“You wouldn’t be starting at a new school if you didn’t totally lose it at your old school,” Mom said.
She gave me the hard stare. I call it the Evil Eye. It made her look like some kind of dangerous bird, like a hawk or a buzzard or something.
“Like I don’t know that!” I snapped.
“Easy,” Dad warned, raising one of his huge, beefy hands.
“I know, I know. I got kicked out of school, and you’ll never forgive me,” I said angrily. “But I didn’t start that big shoving match. Really. It wasn’t my fault.”
Mom let out a long sigh. “Haven’t we talked about blaming others for your problems, Sam? You had to leave your school because you were fighting. Because you can never back down from a fight. You can’t blame anyone else for what you did.”
“Yak, Yak,” I muttered. I finally got the stupid backpack zipper to move.
“Don’t say ‘yak, yak’ to your mother,” Dad scolded.
“Sorry,” I muttered. “Sorry, sorry, sorry.”
Maybe I’ll have that word tattooed on my forehead. Then I won’t have to say it. I can just point.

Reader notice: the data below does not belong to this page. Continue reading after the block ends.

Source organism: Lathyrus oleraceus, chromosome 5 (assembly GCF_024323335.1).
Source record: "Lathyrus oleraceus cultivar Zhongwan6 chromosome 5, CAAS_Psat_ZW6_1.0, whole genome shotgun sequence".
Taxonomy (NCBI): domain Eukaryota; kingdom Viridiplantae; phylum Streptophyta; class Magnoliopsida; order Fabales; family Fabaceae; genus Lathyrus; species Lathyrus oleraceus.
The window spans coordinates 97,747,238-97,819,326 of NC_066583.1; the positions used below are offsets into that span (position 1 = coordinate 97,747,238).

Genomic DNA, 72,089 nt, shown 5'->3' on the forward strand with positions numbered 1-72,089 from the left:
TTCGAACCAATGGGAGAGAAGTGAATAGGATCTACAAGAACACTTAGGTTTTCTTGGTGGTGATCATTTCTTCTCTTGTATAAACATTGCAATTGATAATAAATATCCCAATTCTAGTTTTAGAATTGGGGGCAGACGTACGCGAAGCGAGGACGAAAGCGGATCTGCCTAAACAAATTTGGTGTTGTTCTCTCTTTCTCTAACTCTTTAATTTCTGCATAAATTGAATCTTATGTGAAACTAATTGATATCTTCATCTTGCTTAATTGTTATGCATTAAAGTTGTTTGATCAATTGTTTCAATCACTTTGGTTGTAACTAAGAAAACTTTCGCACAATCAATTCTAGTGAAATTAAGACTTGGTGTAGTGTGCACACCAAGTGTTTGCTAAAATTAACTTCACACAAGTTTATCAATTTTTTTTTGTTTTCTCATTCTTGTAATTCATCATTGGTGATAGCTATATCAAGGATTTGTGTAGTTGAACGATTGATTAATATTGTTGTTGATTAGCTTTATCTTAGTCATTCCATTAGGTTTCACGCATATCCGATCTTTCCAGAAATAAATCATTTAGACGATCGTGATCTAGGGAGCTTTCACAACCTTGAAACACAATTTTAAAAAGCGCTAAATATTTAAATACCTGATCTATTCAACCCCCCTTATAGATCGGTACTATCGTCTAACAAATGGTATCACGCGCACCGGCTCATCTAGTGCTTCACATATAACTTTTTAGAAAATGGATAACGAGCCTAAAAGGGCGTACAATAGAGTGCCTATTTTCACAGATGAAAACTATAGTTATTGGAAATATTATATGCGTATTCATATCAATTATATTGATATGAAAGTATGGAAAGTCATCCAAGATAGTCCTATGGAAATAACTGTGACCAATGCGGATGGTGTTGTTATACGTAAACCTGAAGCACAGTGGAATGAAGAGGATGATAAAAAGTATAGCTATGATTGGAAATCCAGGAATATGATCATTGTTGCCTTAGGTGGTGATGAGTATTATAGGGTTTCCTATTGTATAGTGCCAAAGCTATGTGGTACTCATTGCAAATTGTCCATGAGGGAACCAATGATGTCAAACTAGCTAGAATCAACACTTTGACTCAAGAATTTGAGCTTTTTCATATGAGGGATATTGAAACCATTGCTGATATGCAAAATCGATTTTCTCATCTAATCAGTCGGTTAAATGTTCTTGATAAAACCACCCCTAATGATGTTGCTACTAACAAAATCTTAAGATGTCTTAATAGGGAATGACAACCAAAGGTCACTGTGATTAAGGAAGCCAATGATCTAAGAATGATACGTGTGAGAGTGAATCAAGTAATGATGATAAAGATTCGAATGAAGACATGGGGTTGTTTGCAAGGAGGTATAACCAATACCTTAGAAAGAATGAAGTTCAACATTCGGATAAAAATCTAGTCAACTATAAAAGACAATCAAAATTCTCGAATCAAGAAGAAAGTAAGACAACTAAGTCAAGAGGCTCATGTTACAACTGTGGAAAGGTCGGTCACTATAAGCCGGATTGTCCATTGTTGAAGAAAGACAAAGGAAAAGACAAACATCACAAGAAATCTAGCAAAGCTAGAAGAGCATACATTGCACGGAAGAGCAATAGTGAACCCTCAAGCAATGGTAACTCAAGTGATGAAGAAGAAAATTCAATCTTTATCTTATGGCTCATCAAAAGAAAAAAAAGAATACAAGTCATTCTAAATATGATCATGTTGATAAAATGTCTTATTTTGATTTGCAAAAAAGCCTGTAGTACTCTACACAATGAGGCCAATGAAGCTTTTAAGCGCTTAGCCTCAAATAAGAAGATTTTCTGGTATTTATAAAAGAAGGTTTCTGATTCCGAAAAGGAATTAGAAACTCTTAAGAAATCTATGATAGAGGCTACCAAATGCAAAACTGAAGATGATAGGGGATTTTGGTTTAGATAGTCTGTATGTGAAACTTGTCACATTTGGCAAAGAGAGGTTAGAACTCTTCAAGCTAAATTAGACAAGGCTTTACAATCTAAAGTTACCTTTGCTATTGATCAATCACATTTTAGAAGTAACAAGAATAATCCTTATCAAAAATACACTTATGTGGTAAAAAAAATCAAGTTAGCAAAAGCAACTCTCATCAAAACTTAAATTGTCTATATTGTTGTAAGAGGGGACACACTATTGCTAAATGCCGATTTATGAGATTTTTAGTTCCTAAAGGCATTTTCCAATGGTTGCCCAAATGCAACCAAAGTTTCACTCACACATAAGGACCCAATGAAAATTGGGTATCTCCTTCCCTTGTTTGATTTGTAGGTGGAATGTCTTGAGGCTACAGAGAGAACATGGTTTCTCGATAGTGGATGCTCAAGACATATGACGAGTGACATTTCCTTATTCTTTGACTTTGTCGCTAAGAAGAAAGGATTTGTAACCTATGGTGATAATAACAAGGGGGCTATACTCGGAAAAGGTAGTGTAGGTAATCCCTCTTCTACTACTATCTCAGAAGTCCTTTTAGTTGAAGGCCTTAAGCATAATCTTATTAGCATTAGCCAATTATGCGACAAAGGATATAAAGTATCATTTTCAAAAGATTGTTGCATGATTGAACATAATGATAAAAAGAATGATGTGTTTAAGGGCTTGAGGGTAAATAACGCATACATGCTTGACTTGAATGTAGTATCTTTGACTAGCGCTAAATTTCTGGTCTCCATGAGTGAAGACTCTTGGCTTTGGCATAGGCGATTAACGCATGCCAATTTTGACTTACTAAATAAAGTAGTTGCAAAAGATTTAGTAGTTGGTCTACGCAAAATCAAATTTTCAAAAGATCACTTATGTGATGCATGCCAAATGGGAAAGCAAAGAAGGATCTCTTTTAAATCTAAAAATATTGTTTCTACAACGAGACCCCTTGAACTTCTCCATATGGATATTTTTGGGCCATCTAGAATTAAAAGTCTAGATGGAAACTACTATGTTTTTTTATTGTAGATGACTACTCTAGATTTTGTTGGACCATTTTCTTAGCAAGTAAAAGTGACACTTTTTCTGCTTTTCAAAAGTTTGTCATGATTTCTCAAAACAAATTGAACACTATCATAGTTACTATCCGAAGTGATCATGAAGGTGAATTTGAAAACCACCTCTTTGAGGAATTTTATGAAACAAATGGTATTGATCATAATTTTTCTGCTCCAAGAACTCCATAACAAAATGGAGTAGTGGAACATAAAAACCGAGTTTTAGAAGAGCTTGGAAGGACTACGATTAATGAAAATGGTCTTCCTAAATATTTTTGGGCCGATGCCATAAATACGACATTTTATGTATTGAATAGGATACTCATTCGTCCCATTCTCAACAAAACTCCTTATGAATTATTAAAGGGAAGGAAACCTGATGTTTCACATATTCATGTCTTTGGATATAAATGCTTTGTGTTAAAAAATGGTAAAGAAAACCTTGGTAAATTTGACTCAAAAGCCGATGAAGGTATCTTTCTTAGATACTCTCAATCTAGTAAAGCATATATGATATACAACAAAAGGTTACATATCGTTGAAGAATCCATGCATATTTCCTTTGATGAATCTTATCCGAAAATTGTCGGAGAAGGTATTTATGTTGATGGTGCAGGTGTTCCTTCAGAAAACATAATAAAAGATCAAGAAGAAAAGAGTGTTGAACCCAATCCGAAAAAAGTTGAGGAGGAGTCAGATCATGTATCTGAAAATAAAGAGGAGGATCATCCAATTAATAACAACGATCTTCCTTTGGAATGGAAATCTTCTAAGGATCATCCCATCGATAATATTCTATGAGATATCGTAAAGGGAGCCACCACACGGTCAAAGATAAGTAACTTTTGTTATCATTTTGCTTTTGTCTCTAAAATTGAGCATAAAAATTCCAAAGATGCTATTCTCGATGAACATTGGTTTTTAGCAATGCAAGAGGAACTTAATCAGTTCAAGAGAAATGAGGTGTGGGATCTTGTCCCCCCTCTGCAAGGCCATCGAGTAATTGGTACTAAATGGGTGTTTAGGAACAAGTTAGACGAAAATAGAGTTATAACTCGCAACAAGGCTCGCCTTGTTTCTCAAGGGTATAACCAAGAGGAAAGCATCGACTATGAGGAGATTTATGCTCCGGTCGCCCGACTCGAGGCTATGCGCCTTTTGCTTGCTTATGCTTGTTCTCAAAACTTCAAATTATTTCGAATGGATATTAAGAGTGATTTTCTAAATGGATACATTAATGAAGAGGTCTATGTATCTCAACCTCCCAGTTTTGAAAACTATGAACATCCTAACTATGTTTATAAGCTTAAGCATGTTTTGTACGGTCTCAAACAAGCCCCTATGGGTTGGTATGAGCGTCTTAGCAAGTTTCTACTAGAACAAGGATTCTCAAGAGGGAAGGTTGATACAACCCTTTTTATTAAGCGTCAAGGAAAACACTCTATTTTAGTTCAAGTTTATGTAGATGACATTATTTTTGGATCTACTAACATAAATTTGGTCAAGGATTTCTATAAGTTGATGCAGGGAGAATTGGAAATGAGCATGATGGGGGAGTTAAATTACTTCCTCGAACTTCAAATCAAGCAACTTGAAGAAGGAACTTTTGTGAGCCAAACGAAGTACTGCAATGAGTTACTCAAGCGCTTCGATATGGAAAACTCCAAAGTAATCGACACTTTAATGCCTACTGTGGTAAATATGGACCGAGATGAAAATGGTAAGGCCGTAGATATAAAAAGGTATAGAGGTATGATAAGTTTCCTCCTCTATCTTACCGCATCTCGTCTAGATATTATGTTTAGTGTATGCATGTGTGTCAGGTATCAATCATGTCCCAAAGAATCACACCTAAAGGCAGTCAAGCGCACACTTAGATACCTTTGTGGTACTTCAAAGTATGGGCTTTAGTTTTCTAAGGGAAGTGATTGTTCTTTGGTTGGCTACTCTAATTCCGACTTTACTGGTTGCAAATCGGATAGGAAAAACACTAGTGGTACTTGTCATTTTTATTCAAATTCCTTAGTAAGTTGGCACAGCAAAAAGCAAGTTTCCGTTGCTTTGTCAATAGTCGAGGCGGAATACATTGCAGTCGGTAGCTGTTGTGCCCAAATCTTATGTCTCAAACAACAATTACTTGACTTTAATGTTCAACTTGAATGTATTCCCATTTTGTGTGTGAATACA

Dad took a long sip from his coffee mug. He had his eyes narrowed on me. “Sam, I know you’re tense about starting a new school.”
I glanced at the clock. “Tense—and late,—” I said.
“Oh, my goodness!” Mom cried, placing her hands on her cheeks. “We completely lost track of the time. Quick. Get your jacket. I’ll drive you.”
A few seconds later, I was seated beside Mom in the Taurus. I stared out at the gray November day. Most of the trees were already bare. The whole world appeared dull and washed-out.
The car roared as we rocketed down the narrow street. Mom drives like a NASCAR driver. The houses sped past in a blur. I pulled my seat belt as tight as I could.
“A fresh new start,” Mom said, trying to sound cheerful. She hadn’t brushed her curly red hair. It stuck out in all directions over the collar of her brown car coat.
“Mmm-hmmm,” I muttered.
I didn’t want to say anything. I had my fingers crossed, praying that I could get out of the car without hearing another lecture.
“I know you’re going to do really well at Wilton Middle School,” Mom said. She squealed to a stop
halfway through a stoplight.
“Mmm hmmm.” I kept my gaze out the window.
Suddenly, Mom reached out and squeezed my hand. “Be good, okay, Sam?”
Her sudden touch shocked me. We’re not a real touchy-feely family. We’re not constantly hugging each other the way families do on TV.
Once in a while, Dad will slap me a high-five. That’s about as far as we go.